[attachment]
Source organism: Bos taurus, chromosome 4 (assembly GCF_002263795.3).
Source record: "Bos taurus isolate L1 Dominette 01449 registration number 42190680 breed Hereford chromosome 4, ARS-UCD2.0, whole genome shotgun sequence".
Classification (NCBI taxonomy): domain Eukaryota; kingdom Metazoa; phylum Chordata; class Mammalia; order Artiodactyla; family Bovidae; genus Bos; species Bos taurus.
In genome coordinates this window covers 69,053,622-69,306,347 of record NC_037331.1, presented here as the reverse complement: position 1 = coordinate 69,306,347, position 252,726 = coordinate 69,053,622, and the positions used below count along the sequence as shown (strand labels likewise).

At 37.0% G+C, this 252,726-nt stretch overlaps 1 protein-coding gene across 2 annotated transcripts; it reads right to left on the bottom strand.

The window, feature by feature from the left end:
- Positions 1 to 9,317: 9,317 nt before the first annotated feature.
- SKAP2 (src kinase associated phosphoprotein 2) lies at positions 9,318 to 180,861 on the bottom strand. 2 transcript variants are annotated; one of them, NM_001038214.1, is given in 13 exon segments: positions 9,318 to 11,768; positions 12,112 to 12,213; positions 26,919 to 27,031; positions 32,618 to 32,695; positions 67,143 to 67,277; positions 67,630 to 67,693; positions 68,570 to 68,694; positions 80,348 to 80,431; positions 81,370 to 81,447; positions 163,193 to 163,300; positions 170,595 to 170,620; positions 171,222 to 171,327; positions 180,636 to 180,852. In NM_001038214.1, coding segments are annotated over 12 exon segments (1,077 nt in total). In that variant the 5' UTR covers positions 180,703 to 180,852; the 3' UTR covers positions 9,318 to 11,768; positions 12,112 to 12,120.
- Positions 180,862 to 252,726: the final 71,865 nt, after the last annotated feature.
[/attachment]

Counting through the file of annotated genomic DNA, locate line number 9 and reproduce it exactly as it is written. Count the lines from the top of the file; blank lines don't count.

- Positions 180,862 to 252,726: the final 71,865 nt, after the last annotated feature.